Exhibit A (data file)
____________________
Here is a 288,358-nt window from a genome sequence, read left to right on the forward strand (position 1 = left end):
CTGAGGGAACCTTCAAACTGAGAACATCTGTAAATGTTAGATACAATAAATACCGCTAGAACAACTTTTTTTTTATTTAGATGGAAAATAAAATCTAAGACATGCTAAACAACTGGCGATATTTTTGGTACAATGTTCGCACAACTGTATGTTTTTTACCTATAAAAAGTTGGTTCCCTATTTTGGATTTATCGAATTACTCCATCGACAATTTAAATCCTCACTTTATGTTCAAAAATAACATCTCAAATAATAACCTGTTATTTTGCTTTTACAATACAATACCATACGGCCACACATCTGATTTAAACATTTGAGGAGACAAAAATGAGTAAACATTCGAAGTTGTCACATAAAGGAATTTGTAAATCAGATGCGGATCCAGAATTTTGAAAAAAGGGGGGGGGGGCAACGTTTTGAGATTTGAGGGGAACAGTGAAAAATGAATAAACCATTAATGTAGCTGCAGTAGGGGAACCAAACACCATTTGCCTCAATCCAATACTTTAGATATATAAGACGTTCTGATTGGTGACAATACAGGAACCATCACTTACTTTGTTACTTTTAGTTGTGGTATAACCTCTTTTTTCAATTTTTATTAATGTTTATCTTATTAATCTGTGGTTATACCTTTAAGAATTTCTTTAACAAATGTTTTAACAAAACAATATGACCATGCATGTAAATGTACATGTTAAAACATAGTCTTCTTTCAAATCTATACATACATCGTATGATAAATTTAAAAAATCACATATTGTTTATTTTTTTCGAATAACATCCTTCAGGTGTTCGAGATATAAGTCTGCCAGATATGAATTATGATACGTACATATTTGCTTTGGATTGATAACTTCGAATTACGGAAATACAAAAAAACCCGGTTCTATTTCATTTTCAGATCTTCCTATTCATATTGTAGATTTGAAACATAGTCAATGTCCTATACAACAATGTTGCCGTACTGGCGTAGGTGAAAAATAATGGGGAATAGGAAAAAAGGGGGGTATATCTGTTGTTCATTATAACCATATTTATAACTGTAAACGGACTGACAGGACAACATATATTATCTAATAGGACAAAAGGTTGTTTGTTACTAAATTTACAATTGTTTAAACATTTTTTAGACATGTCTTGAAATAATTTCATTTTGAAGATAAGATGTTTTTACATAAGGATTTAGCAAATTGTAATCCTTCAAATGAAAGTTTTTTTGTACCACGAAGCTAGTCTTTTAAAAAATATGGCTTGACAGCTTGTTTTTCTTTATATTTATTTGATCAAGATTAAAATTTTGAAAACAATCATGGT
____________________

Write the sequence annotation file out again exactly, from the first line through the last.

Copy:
Here is a 288,358-nt window from a genome sequence, read left to right on the forward strand (position 1 = left end):
CTGAGGGAACCTTCAAACTGAGAACATCTGTAAATGTTAGATACAATAAATACCGCTAGAACAACTTTTTTTTTATTTAGATGGAAAATAAAATCTAAGACATGCTAAACAACTGGCGATATTTTTGGTACAATGTTCGCACAACTGTATGTTTTTTACCTATAAAAAGTTGGTTCCCTATTTTGGATTTATCGAATTACTCCATCGACAATTTAAATCCTCACTTTATGTTCAAAAATAACATCTCAAATAATAACCTGTTATTTTGCTTTTACAATACAATACCATACGGCCACACATCTGATTTAAACATTTGAGGAGACAAAAATGAGTAAACATTCGAAGTTGTCACATAAAGGAATTTGTAAATCAGATGCGGATCCAGAATTTTGAAAAAAGGGGGGGGGGGCAACGTTTTGAGATTTGAGGGGAACAGTGAAAAATGAATAAACCATTAATGTAGCTGCAGTAGGGGAACCAAACACCATTTGCCTCAATCCAATACTTTAGATATATAAGACGTTCTGATTGGTGACAATACAGGAACCATCACTTACTTTGTTACTTTTAGTTGTGGTATAACCTCTTTTTTCAATTTTTATTAATGTTTATCTTATTAATCTGTGGTTATACCTTTAAGAATTTCTTTAACAAATGTTTTAACAAAACAATATGACCATGCATGTAAATGTACATGTTAAAACATAGTCTTCTTTCAAATCTATACATACATCGTATGATAAATTTAAAAAATCACATATTGTTTATTTTTTTCGAATAACATCCTTCAGGTGTTCGAGATATAAGTCTGCCAGATATGAATTATGATACGTACATATTTGCTTTGGATTGATAACTTCGAATTACGGAAATACAAAAAAACCCGGTTCTATTTCATTTTCAGATCTTCCTATTCATATTGTAGATTTGAAACATAGTCAATGTCCTATACAACAATGTTGCCGTACTGGCGTAGGTGAAAAATAATGGGGAATAGGAAAAAAGGGGGGTATATCTGTTGTTCATTATAACCATATTTATAACTGTAAACGGACTGACAGGACAACATATATTATCTAATAGGACAAAAGGTTGTTTGTTACTAAATTTACAATTGTTTAAACATTTTTTAGACATGTCTTGAAATAATTTCATTTTGAAGATAAGATGTTTTTACATAAGGATTTAGCAAATTGTAATCCTTCAAATGAAAGTTTTTTTGTACCACGAAGCTAGTCTTTTAAAAAATATGGCTTGACAGCTTGTTTTTCTTTATATTTATTTGATCAAGATTAAAATTTTGAAAACAATCATGGT